Martha Trudeau, RN, MPA
Philadelphia, PA


OLMSTEAD'S INFLUENCE SEEN IN AMHERST
In response to the review of Walks and Talks of an American Farmer in England, I need to point out that not only is Olmstead famous for his work in New York City, he's also important to the town of Amherst. Austin Dickinson, who was instrumental in the landscaping of the town common and Wildwood Cemetary, consulted Olmstead about the Amherst College campus and was influenced by Olmstead's work when landscaping other areas such as the Evergreens.

Marcy Tanter ’86 ’96G
Stephenville, TX


WHAT'S OBVIOUS TO SOME...
Betty Shamieh's "evidence" that her rights were trampled when theater festival funding for her play was withdrawn is without merit. Writers get the rug pulled out from under them all the time, no matter what their ancestry. The truth is everyone in America experiences setbacks, disappointments, and difficulties. That's life.

I must say that if I'd just lost a loved one in either of the World Trade Center attacks, in a Pennsylvania field, in Mogadishu, on the US Cole, in any of the numerous attacks against the United States, I couldn't wait to see a play about the sister of a murderous thug. How does Ms. Shamieh spell sensitivity? Doesn't she know that the ultimate discrimination is taking an innocent life?

The obvious has eluded Ms. Shamieh, Christopher O'Carroll, the article's author, and the staff of UMass Amherst. Ms. Shamieh has a platform. No, she has a a stage and a paying audience. That's called success. She bewailed her downtrodden state on campus and in the pages of this magazine. That's called free speech. And a pity party.

Finally, Mr. O'Carroll, in describing Ms. Shamieh as "an Arab in America," errs by elevating ancestry over citizenship. Ours is a nation of citizens, not tribes. If Ms. Shamieh traveled to the Middle Eastern country of her parents' birth, she'd realize she is no more an Arab than Mr. O'Carroll or I. Nor would Ms. Shamieh enjoy the free speech she now takes for granted.

Paula L. Messina '73
Revere


WHO WAS THAT BAKER?
Re: Brendan Whittaker’s letter in the Fall ’03 magazine – He has the story backwards as to which Baker recommended the other to the Amherst scene. As Professor Rand clearly relates in his book Yesterdays at Massachusetts State College, it was Ray Stannard Baker (who came to Amherst in 1910) who suggested to the trustees that he had a brother Hugh P. “who would make a good college president.” Hugh took over as president of M.S.C. in February 1933.

Myron Hager ’40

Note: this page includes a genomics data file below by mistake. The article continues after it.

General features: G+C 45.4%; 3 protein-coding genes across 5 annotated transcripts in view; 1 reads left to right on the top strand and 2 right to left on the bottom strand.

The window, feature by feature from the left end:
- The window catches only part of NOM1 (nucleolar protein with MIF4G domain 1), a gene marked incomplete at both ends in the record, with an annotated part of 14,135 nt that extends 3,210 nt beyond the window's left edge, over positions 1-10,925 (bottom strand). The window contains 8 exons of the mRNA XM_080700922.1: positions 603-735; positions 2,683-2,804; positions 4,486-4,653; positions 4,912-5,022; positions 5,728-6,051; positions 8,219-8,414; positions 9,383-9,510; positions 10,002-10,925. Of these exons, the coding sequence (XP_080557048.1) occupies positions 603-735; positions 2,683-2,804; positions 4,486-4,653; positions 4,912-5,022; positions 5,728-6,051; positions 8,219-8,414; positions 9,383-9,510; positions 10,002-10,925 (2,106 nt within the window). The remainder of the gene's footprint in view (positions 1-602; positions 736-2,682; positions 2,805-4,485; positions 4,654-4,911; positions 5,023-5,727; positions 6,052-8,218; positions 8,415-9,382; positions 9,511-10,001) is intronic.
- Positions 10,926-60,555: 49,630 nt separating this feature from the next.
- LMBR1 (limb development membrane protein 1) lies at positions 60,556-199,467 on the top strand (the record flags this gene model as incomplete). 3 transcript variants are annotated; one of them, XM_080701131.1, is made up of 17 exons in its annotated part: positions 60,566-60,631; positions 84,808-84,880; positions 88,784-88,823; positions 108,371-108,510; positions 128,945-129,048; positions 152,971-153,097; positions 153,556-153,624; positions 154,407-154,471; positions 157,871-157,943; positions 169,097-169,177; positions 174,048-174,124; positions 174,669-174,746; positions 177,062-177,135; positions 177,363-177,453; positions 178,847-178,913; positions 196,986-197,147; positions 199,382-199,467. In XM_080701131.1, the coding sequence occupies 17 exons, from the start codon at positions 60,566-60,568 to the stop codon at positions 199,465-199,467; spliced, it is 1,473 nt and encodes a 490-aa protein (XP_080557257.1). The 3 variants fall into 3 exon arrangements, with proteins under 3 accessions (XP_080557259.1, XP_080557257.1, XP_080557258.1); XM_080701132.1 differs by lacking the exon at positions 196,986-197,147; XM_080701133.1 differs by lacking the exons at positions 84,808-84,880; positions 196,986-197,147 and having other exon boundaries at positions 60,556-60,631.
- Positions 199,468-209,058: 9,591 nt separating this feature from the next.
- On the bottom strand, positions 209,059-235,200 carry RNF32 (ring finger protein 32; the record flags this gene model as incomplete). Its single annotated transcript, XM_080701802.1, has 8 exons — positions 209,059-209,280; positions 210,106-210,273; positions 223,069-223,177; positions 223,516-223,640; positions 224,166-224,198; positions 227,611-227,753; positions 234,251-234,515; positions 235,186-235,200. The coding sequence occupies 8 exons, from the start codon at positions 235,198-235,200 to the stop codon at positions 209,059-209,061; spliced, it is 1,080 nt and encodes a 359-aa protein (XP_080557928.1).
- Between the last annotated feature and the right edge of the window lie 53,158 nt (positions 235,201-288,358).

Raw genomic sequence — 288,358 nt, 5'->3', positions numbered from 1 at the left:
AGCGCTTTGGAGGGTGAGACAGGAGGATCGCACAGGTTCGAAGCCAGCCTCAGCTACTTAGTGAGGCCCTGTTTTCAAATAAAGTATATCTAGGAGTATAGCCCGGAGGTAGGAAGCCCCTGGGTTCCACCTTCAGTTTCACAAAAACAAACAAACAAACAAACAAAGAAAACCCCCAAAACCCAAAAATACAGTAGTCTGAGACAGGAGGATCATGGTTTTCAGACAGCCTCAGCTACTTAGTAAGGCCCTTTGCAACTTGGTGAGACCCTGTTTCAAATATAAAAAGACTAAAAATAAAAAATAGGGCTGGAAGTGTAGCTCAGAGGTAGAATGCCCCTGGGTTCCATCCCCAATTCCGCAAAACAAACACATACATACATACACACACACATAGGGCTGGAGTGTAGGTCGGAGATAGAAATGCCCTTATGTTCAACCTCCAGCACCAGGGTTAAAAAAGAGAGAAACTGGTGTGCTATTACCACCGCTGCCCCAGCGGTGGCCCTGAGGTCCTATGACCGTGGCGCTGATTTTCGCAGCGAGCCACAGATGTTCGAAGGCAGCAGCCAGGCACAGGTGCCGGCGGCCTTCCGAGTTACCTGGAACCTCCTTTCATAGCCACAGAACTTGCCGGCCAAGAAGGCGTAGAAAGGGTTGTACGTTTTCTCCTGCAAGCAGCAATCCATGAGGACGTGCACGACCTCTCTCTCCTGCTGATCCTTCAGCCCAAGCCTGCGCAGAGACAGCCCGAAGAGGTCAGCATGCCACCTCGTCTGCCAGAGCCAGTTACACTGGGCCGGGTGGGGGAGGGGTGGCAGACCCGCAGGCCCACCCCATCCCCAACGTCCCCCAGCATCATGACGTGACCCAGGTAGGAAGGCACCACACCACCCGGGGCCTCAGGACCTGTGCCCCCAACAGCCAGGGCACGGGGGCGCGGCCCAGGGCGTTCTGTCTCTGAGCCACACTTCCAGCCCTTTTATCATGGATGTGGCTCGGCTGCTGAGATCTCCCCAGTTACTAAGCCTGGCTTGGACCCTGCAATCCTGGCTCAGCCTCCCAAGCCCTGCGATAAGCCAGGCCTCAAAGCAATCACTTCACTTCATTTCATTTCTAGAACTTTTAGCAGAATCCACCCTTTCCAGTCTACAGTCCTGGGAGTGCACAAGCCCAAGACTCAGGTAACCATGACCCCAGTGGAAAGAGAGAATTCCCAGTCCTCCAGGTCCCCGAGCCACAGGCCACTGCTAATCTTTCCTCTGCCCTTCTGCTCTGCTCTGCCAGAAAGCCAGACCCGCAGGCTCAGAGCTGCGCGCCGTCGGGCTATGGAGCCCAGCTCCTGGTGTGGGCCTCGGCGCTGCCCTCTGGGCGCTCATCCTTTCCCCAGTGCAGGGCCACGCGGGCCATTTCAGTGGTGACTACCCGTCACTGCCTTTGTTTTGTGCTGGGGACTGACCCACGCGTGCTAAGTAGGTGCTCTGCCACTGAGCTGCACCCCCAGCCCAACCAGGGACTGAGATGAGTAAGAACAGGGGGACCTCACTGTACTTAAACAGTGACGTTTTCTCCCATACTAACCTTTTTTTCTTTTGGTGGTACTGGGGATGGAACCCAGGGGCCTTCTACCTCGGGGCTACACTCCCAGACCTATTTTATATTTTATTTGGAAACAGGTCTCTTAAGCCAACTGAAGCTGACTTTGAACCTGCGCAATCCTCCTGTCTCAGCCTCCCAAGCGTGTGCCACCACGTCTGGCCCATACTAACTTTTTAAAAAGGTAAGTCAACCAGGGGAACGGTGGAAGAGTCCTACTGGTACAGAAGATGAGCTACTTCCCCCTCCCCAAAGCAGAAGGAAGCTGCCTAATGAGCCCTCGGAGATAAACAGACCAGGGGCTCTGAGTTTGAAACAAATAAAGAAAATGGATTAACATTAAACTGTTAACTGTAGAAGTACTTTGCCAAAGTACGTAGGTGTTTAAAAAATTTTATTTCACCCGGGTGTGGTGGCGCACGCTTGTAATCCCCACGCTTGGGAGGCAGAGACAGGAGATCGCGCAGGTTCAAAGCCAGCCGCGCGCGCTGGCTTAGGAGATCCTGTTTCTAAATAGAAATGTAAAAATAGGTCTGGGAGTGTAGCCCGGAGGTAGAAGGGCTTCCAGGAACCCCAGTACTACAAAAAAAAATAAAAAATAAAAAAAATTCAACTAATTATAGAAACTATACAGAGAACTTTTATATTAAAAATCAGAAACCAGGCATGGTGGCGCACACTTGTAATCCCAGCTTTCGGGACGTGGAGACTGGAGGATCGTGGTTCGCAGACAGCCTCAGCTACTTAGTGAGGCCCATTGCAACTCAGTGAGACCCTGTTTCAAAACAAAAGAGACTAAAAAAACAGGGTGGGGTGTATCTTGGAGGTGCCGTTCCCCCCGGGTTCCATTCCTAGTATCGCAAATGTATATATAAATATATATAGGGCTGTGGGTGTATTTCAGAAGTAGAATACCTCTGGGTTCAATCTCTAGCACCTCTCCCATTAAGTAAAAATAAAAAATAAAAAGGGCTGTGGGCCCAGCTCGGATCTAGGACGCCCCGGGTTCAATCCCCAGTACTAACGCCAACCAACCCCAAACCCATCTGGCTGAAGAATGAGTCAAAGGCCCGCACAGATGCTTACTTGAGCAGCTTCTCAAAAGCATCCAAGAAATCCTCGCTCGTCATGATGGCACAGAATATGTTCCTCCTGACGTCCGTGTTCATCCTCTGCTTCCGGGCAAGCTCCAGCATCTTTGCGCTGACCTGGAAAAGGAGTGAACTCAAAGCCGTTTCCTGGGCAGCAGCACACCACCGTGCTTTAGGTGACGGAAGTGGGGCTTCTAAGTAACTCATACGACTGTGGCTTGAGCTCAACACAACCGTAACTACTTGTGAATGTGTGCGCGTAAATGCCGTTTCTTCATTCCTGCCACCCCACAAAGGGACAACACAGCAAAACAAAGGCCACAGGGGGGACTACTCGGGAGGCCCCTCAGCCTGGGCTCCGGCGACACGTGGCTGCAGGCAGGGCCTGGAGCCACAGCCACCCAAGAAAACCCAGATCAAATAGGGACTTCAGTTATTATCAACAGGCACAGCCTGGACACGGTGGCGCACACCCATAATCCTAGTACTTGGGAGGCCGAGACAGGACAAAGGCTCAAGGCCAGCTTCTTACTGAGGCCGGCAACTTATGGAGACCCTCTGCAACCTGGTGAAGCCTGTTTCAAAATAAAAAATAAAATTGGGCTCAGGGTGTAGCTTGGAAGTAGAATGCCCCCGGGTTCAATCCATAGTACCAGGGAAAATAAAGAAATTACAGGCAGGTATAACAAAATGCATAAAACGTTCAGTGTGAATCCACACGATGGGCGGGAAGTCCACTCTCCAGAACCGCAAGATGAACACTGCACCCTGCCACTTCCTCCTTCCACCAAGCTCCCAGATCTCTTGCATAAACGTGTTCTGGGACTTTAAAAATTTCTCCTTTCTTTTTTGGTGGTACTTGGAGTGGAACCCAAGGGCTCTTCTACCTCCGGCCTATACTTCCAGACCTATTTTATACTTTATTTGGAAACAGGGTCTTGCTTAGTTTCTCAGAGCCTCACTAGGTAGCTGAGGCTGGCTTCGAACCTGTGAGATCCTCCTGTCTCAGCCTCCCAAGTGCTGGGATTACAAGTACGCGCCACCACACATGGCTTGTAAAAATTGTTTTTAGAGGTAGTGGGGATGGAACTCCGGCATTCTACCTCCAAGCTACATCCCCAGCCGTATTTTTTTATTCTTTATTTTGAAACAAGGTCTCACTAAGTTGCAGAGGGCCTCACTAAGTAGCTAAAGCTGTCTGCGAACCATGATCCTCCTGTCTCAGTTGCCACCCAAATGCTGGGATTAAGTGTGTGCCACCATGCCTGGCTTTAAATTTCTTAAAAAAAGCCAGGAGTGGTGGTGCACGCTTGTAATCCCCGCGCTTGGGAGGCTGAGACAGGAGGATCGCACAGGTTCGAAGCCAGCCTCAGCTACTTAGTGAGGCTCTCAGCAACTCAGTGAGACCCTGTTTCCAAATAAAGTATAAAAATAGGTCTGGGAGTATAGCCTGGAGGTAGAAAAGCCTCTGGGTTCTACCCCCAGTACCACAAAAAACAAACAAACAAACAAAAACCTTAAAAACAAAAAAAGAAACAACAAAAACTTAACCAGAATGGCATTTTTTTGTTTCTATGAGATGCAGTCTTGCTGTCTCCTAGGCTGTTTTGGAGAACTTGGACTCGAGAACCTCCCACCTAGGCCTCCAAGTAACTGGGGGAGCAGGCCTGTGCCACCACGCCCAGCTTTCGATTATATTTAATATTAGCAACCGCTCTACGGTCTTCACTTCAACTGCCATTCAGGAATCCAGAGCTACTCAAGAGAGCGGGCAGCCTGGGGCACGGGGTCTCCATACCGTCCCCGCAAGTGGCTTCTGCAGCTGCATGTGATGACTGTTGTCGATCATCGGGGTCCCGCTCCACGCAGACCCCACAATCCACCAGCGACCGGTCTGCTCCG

Falmouth, ME


KUDOS TO ANIMAL ISSUE
I have hosted and produced a public access show for over 10 years dealing with children, animal and environmental welfare issues. The Fall '03 issue included many interesting articles regarding grads and their work with animals. We just returned from Cozumel, Mexico, an island where the locals are doing their best to protect species of turtles that inhabit the surrounding waters and lay their eggs on the beaches. The article (Fall '03) by Charles Creekmore ('95) describing Robert Prescott's ('73) efforts to help struggling sea turtles was most heartening. Prescott's role as director of the Mass. Audubon Society's Wellfleet Bay Wildlife Sanctuary gives him this unique opportunity to work with his volunteers in a humane effort. It was interested to note Cape Cod bay's geological role in creating a natural hazard for the turtle's migration south. I am a true believer that, since man has interfered so negatively in ill-advised and ill-fated wildlife management activities, we can contribute to balancing that score. Kudos to the Cape Codders (my Mom and brothers live in Hysannis).

C. Veronica Guerra-Varno '80
"All God's Creatures," Comcast Cable Ch. 12, Groton, CT.



EMILY - COULDA, WOULDA, SHOULDA
Historian Ruth Owen Jones believes that the first president of Massachusetts Agricultural College may be the mystery man in Emily Dickinson’s Master letters. Based on the flimsiest of evidence she’s willing to argue that she’s right. She asks “That’s what scholarship is all about isn’t it?” Well, at many universities, scholarship is not taking a wild ass guess about something, presenting scant evidence that it’s true, and posing as an authority on it!

A case could be made that the mystery man was a master herdsman from the farm up the road who did Emily a kindness one day when he delivered a container of milk, extra rich in butterfat, with a nosegay attached to it. It makes as much sense as her theory!

Jones is probably better suited to writing for a sitcom like Seinfeld “The show about nothing.” She could call it “Emily, Coulda, Woulda, Shoulda”.

Arthur J. Stevens Sr. ’62
Stratham, NH


LOST IN SPACE
Josh Simpson's "Inhabited Planet" is mesmerizing. I have not yet finished reading the magazine (summer 2003), but I had to write. It is something in which I could lose myself. Also loved Scott Prior's "Blimp, Buildings and Bovines," so utterly (no pun intended) different, yet so UMass.

Barbara Peirce '72
San Pedro, CA


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Exchange: To and from the editor

Letters in Print, Spring 2004